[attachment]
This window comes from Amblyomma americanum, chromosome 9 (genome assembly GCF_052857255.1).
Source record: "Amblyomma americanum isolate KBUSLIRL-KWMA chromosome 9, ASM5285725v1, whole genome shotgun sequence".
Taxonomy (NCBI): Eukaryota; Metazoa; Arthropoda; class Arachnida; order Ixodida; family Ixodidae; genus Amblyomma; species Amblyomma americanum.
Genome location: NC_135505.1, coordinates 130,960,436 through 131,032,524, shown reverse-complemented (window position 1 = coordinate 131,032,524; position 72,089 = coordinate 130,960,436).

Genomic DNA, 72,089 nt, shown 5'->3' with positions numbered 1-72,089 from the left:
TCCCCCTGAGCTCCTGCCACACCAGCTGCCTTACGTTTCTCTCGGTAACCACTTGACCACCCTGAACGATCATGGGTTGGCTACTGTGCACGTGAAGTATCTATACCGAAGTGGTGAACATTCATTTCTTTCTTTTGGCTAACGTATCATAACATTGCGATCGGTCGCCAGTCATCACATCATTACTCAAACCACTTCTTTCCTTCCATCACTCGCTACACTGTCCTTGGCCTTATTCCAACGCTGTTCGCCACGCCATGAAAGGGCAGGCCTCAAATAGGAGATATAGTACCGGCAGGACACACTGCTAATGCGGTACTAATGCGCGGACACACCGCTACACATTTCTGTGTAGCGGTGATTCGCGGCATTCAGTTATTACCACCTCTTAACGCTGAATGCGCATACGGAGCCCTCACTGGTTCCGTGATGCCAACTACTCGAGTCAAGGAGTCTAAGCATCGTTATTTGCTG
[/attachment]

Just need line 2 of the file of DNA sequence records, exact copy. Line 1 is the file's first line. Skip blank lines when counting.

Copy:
Source record: "Amblyomma americanum isolate KBUSLIRL-KWMA chromosome 9, ASM5285725v1, whole genome shotgun sequence".